Craig Barton interviews guests from the wonderful world of education about their approaches to teaching, educational research and more. All show notes, resources and videos here: https://www.mrbartonmaths.com/blog/
Carl and Robin are the authors of the exceptional book: What does this look like in the classroom? The book collects together a quite ridiculously impressive line-up of contributors, including Dylan Wiliam, Doug Lemov, David Didau, Daisy Christodoulou, and more, to summarise and clarify key research findings and how teachers can use them directly in the classroom. In this interview I dig into the key things the authors themselves took away from their book, and what listeners could change tomorrow to have a positive effect.
For more information about today’s guest, plus links to the websites, resources and ideas they mention, please visit the show notes page: http://www.mrbartonmaths.com/blog/carl-hendrick-and-robin-macpherson-what-does-this-look-like-in-the-classroom/
On this episode of the Mr Barton Maths Podcast, I spoke to Carl Hendrick and Robin Macpherson.
Robin is a history teacher and currently an Assistant Rector at Dollar Academy in Scotland. Carl is an English teacher completing PhD at King’s College in English education, and is also head of Learning and Research at Wellington College. They have both worked on the Telegraph Festival of Education, and speak regularly at education conferences like researchED.
Now, the reason I wanted to get both Carl and Robin on the show is that firstly we have an inclusive policy here on the Mr Barton Maths podcasts – both mathematicians and non-mathematicians are welcome – and secondly, because they are the co-authors of what is probably my favourite book of 2017 – What does this look like in the classroom? It is one of the most successful attempt to bridge the gap between research and practice, and the lineup of contributors is, quite frankly, ridiculous. Are you ready for this? We have fellow podcast guests Dylan Wiliam, Daisy Christodoulou, Doug Lemov, Tom Bennett and Nick Rose, together with Lucy Crehan, Martin Robinson, David Didau, and more. It is like the Ocean’s 11 of education books, only there’s 18 of them.
I love the way the book is written, with the contributors responding to pertinent questions posed by teachers, such as “I want to improve my questioning style, what three bits of advice would you give me?”, and “what is the best way to deal with low-level disruption?”
Throughout the interview I tried to dig into the key takeaways from the book, and much more besides:
- During the maths speed dating we learn about Carl’s experiences at school with maths, and I ask him what would have made things turn out differently?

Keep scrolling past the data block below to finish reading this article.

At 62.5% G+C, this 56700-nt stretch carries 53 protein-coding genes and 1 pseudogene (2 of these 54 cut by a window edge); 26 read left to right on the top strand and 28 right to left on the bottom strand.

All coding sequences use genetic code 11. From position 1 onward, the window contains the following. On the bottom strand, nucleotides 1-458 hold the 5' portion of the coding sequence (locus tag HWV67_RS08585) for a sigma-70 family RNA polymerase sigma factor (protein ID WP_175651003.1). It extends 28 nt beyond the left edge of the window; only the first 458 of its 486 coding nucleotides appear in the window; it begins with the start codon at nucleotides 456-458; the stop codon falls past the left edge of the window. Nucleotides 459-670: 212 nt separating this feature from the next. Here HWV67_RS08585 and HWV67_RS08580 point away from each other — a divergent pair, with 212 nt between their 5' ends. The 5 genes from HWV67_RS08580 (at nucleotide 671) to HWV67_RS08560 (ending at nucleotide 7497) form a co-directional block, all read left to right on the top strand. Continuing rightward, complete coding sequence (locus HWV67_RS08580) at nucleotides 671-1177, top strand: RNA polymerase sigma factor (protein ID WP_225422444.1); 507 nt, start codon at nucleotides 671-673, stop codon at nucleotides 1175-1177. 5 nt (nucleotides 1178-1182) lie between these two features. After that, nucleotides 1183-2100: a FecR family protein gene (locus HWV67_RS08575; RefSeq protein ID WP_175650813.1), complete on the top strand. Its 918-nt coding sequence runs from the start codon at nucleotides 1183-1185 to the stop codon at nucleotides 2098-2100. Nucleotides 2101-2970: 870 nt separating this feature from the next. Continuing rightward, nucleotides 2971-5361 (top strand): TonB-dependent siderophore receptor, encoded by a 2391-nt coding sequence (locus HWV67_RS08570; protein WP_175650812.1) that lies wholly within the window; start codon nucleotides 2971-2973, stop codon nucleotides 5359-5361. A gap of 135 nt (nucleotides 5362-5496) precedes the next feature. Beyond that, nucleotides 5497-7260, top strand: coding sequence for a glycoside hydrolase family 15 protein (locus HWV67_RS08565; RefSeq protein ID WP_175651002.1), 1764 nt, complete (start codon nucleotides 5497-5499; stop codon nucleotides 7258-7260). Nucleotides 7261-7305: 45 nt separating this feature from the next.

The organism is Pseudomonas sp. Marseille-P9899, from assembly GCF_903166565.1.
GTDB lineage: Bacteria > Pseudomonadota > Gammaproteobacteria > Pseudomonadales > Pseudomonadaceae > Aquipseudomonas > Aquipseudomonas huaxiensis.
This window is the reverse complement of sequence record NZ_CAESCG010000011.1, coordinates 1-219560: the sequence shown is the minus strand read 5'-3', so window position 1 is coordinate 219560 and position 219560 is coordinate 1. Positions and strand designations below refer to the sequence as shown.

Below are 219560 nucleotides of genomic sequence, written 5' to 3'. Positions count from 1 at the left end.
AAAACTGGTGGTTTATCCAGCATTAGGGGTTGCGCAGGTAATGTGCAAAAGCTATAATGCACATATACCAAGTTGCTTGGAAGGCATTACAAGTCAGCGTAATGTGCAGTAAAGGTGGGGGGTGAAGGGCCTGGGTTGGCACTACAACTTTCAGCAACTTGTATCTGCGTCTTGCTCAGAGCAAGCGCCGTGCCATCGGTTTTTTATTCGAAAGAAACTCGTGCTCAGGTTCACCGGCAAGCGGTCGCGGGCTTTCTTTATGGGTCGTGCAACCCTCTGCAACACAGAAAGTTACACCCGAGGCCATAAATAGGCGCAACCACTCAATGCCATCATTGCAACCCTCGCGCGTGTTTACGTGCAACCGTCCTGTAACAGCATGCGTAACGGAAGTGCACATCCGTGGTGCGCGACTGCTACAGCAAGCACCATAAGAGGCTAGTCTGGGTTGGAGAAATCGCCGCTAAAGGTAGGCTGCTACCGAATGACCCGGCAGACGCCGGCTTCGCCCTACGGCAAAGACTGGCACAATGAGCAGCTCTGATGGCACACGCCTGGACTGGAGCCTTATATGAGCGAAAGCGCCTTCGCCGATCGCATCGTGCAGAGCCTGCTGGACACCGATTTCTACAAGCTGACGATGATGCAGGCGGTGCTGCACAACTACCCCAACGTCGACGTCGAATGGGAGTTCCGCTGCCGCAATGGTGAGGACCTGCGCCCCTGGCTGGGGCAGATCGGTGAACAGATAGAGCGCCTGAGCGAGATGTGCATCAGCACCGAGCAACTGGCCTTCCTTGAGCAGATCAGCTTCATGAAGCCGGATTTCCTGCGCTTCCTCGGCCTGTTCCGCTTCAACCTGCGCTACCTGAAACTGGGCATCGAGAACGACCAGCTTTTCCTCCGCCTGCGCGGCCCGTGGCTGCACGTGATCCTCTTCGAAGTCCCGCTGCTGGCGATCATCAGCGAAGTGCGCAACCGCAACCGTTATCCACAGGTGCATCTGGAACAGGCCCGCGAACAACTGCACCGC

- Carl and Robin both talk us through lessons they have taught that went badly, and the lessons they learned from the experience
- We ponder why there has been such a surge in interest in education research recently
- They then each pick out one of their favourite strategies from the book, and what ensues is a fascinating discussion about marking, feedback, workload, and much more
- We consider how past papers can be used most effectively in the run up to an exam?
- Then Carl and Robin reflect on the most important and surprising research they have seen, before sharing some great blogs for us to check out
This episode is definitely one to share with your non-maths colleagues, with Carl and Robin sharing the kind of strategies that any teacher can benefit from. I hope the episode also provides a good overview of what I genuinely think is a superb and very important book.
A podcast about a book would not be complete without a plug about a book, so here it comes, as subtle as ever. My own book, How I wish I’d taught maths: lessons learned from research, conversations with experts, and 12 years of mistakes, published by John Catt Education, is released in January 2018. It is a collection of all the things I have learned over the last two years, looking back on the mistakes I have made, and what I now do differently in the classroom. In her review of the book, Jo Morgan says: Craig summarises the key points of the relevant research succinctly and his advice to teachers is perfectly pitched and instantly transferable to any maths classroom. For the sake of our current and future students, I certainly hope that this book becomes essential reading for maths teachers – and she wasn’t even under that much duress from me when she wrote it. Anyway, I hope you find the book useful.
What does this look like in the classroom? is available from Amazon here
Links to the books Carl and Robin recommend teachers read can be found here, along with the recommendations of all my other guests.
My usual plugs:
- You can help support the podcast (and get an interactive transcript of all new episodes) via my Patreon page at patreon.com/mrbartonmaths
- If you are interested in sponsoring an episode of the show, then please visit this page
- You can sign up for my free Tips for Teachers newsletter and my free Eedi newsletter
- My online courses are here: craigbarton.podia.com
- My books are “Tips for Teachers“, “Reflect, Expect, Check, Explain” and “How I wish I’d taught maths”
Thanks so much for listening, and I really hope you enjoy the show!